Photos: Rio Tinto trials 64m-long tunnelling machine

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Photos: Rio Tinto trials 64m-long tunnelling machine
Rio Tinto's new tunnel boring machine starts trials. (Courtesy: Rio Tinto)

Latest automated equipment begins operation.

Rio Tinto has initiated trials of a 64-metre long tunnel boring machine at its Northparkes mine as part of the Mine of the Future program.

The German-built machine was designed and developed by Rio Tinto and Aker Wirth over four years.

Northparkes is a copper and gold mine located in Central Western NSW.

The machine is controlled by an on-board team of 12 personnel and is supported by "three underground haul trucks" and "an above-ground crew of around 15 additional people".

"The machine is operated from a central control cabin located on the machine itself," Aker Wirth said in a statement.

"The high degree of automation minimises contact between personnel and both moving components and rock".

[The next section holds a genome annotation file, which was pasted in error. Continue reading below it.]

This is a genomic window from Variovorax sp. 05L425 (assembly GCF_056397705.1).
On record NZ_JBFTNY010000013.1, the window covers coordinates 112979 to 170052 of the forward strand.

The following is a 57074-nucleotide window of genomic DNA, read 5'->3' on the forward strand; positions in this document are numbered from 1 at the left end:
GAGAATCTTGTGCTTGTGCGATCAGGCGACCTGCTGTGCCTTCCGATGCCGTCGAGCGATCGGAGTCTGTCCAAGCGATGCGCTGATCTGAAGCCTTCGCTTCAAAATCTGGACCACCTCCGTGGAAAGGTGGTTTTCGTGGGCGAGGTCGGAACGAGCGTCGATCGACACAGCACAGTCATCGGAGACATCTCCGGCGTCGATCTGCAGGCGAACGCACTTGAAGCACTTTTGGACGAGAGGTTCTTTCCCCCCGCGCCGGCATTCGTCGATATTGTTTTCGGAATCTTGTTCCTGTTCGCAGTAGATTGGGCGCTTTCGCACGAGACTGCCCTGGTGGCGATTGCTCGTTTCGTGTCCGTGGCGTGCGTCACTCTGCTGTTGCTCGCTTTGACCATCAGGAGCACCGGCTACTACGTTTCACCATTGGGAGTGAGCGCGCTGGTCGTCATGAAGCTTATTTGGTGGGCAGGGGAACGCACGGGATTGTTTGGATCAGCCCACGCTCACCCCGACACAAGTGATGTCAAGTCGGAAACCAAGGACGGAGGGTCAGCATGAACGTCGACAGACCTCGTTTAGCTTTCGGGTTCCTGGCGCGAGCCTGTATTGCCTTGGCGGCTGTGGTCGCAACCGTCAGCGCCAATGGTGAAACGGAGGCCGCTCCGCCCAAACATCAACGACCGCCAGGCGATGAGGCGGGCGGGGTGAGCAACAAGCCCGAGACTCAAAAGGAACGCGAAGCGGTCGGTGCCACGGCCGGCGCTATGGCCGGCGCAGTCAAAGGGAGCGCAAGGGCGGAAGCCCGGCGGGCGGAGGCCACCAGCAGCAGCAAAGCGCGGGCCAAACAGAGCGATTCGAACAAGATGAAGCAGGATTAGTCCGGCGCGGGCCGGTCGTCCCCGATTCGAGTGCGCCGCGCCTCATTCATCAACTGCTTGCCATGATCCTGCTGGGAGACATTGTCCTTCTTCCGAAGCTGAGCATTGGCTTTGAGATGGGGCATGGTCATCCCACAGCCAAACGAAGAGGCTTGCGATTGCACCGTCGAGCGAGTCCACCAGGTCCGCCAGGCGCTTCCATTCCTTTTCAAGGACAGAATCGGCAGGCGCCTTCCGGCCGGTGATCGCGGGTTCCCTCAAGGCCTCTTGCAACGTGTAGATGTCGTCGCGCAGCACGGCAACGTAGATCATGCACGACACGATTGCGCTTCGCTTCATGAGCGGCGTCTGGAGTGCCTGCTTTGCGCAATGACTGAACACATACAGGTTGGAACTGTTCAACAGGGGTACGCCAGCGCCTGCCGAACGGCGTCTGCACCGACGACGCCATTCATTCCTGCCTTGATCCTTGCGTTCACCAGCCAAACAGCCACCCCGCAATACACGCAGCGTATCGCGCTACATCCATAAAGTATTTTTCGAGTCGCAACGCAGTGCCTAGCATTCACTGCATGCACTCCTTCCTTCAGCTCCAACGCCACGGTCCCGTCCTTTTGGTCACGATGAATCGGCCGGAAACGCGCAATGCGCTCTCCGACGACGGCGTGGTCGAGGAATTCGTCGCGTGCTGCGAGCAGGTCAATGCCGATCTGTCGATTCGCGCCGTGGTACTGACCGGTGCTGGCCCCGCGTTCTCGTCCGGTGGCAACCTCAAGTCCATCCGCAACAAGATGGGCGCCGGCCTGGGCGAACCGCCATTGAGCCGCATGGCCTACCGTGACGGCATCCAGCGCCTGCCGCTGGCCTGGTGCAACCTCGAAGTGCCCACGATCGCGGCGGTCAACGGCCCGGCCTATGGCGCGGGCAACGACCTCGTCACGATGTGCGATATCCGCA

The technology trial is expected to run until around July this year, after which a "comprehensive critique of the performance" is to be conducted, according to Northparkes Mines tunnel boring manager Rob Cunningham.

The machine could be put to use in other Rio Tinto mine sites worldwide in future.

For now, it is being put to work at Northparkes cutting through rock about 600 metres below the surface. It is expected to tunnel as much as 10-to-12 metres a day, and about 1400 metres over the life of the trial.

It was officially put into action on Friday last week in an underground ceremony attended by top Rio Tinto innovation and technology executives, though the machine was actually delivered in October 2012 and took four months to assemble.

"This investment offers the possibility for a significant improvement over conventional drill and blast practices," Rio Tinto's head of innovation, John McGagh said.

"Depending on rock and operating conditions, this system should provide the capability to excavate more than double the rate of conventional methods".

Rio Tinto's Mine of the Future project also covers autonomous drills, trains and trucks, and is being progressively rolled out at iron ore mine sites - most of which are in Western Australia's Pilbara region.

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